An example is the Smart Start trial recently presented at the 2019 American Society of Clinical Oncology (ASCO) annual meeting and the 15th International Conference on Malignant Lymphoma 2019 (15-ICML) meeting. The data suggest that the use of rituximab, lenalidomide, and ibrutinib (RLI) as an induction treatment (prior to any chemotherapy) of non-germinal center (non-GCB) DLBCL results in high overall response rates (ORR) of 86% (after two rounds of RLI) and 100% when followed by chemotherapy treatment. Links to the summary of the Smart Start trial data (click here) and to the interview with Dr. Westin (click here) are provided.
Prof. Jäger highlighted that maintenance therapy is currently the only area where chemotherapy-free treatment options have demonstrated a benefit, referring to the REMARC trial. In REMARC, elderly patients with DLBCL showed significant improvement in progression-free survival (PFS) when lenalidomide maintenance was given for 24 months following a complete or partial response to R-CHOP. In terms of chemotherapy-free treatment for relapsed/refractory (R/R) DLBCL, several options have been used, including ibrutinib, ibrutinib+nivolumab, lenalidomide, lenalidomide+obinutuzumab, EZH2 inhibitor, blinatumomab, pembrolizumab, obinutuzumab+venetoclax, tafasitamab+lenalidomide, and CAR-T cells. A summary table of ‘true chemo-free’ therapies for R/R DLBCL as shown by Prof. Jäger can be accessed here (Link to Jager slides from LHSS)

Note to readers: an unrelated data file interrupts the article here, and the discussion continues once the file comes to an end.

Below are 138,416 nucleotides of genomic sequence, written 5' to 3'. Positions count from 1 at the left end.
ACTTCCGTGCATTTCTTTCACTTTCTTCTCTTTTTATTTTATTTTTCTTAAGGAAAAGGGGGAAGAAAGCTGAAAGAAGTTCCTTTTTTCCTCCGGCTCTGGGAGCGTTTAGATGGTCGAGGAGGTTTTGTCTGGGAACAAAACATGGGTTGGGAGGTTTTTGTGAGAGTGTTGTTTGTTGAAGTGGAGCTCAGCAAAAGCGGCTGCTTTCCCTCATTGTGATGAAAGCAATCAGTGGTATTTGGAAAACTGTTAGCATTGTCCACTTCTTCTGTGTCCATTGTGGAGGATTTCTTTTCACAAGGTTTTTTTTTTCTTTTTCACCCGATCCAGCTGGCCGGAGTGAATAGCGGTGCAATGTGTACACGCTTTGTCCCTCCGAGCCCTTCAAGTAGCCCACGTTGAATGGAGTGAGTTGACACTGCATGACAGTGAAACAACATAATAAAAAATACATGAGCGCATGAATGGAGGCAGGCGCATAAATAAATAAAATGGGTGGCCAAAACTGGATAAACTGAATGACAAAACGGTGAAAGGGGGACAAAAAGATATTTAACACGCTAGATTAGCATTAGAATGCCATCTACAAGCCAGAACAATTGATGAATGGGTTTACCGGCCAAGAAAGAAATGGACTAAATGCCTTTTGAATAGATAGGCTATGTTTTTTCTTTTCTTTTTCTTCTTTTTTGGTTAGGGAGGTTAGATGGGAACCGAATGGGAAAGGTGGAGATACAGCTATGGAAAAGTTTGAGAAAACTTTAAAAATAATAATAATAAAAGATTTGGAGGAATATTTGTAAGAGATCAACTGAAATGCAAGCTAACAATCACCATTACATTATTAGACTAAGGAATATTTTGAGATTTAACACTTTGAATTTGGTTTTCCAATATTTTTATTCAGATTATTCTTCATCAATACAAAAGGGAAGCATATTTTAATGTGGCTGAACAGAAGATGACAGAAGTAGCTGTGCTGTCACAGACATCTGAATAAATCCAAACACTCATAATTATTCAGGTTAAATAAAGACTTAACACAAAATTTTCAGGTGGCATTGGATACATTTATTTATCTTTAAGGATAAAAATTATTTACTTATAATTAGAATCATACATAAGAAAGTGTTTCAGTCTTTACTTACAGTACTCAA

Prof. Jäger pointed out the variability of responses to these R/R chemotherapy-free therapies and the need to consider patient genetic profiles to determine appropriate options. He concluded by presenting two case studies of patients who were treated with truly personalized chemotherapy-free drugs, chosen to match their tumor mutation. A patient with MYD88 mutated DLBCL achieved a lasting response to ibrutinib therapy, and another with MUM1 positive DLBCL remains in third CR after treatment with lenalidomide. Prof. Jäger suggested that functional drug screening may be the way forward for the chemotherapy-free treatment of patients with DLBCL.